Factors Influencing Duration

Factors influencing duration include the frequency and severity of blood loss, the degree of internal lesions and bleeding, the effect on the individual's outward appearance, and the development of complications.

Medical Codes

ICD-9-CM:
448.0 - Hereditary Hemorrhagic Telangiectasia; Rendu-Osler-Weber Disease

Overview

This genetic (chromosomal) autosomal dominant disorder impedes the development of a small percentage of tiny capillaries that route arterial blood into veins for return to the heart. Instead, the affected arteries connect directly to the veins. Because of the difference in arterial and venous blood pressure, ruptures tend to occur where the arteries and veins directly join, resulting in bleeding into the skin, mucous membranes, or internal organs. Symptoms of the disorder often first appear in childhood as recurrent nosebleeds due to ruptures in the mucous membranes that result in bleeding. In the nineteenth century, the condition usually was mistaken for a blood clotting disorder similar to hemophilia.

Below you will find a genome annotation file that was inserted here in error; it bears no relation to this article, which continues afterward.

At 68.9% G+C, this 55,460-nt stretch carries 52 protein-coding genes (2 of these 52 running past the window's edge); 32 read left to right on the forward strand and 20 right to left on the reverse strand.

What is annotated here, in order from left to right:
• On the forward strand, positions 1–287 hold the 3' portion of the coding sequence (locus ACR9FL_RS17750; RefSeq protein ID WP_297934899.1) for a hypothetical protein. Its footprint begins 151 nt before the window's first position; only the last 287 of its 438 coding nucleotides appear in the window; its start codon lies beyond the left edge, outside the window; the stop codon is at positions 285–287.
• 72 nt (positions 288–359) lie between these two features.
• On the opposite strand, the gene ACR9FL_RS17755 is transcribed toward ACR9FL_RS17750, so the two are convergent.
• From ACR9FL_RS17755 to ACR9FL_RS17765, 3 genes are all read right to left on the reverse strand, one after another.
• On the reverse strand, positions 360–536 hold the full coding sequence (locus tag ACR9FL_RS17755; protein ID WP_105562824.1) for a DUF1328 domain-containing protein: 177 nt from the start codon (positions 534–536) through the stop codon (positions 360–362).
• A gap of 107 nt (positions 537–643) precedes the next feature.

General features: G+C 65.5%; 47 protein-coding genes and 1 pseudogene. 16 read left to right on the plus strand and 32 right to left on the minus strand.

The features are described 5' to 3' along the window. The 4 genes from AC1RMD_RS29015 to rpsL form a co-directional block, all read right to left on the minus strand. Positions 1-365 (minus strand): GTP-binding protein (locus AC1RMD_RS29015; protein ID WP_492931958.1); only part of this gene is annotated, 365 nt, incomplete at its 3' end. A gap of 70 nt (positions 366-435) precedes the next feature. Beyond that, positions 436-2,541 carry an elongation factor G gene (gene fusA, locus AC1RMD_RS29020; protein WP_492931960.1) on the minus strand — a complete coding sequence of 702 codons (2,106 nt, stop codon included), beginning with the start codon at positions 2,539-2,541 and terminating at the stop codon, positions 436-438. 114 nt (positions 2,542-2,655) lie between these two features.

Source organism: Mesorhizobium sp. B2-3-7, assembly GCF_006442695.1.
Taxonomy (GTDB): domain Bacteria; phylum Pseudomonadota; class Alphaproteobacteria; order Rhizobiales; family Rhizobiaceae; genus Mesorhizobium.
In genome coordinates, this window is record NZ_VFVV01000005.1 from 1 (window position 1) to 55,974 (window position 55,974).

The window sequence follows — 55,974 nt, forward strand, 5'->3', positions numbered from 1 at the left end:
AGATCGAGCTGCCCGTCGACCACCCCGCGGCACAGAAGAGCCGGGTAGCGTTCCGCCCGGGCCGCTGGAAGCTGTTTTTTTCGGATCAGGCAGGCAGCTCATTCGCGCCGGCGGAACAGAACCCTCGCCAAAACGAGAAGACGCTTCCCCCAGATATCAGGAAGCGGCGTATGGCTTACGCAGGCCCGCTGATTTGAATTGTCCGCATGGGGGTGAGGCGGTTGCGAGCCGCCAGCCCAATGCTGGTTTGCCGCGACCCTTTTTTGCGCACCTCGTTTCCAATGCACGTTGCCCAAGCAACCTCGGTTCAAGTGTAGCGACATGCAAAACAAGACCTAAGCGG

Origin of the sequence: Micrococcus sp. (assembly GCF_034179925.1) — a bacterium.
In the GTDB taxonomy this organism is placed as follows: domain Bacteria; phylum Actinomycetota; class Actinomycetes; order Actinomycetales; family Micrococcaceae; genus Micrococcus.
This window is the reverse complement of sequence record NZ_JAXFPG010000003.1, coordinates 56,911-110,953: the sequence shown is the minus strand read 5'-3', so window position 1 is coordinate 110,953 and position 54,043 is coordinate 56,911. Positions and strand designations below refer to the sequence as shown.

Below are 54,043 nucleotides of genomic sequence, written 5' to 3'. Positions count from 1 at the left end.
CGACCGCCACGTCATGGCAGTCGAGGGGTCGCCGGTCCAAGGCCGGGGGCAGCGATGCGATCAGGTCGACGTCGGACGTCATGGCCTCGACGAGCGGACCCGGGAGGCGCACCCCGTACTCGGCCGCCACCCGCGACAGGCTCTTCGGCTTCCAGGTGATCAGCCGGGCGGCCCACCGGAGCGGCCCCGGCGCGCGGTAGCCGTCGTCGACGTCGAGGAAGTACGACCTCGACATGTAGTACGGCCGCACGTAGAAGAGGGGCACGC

Incidence and Prevalence: The annual incidence of OWRD is 1 to 2 cases per 100,000 population (Wolfe).

Worldwide, the prevalence of OWRD is 10 to 20 cases per 100,000 population (Wolfe) with significant variance among regions. In Japan and Europe, incidence is 1 case per 5,000 to 8,000 population (Soriano). Prevalence of OWRD in the Dutch Antilles is 1 case per 200 population; in France, 1 case per 8,345 population; and in northern England, 1 case per 39,216 population (Soriano).

Source: Medical Disability Advisor



Causation and Known Risk Factors

OWRD is most common in Caucasians but has been observed in individuals of African, Asian, and Arabic descent. Males and females are equally affected. The syndrome most often presents between ages 30 and 40 but may be clinically silent (Wolfe).

Source: Medical Disability Advisor



Diagnosis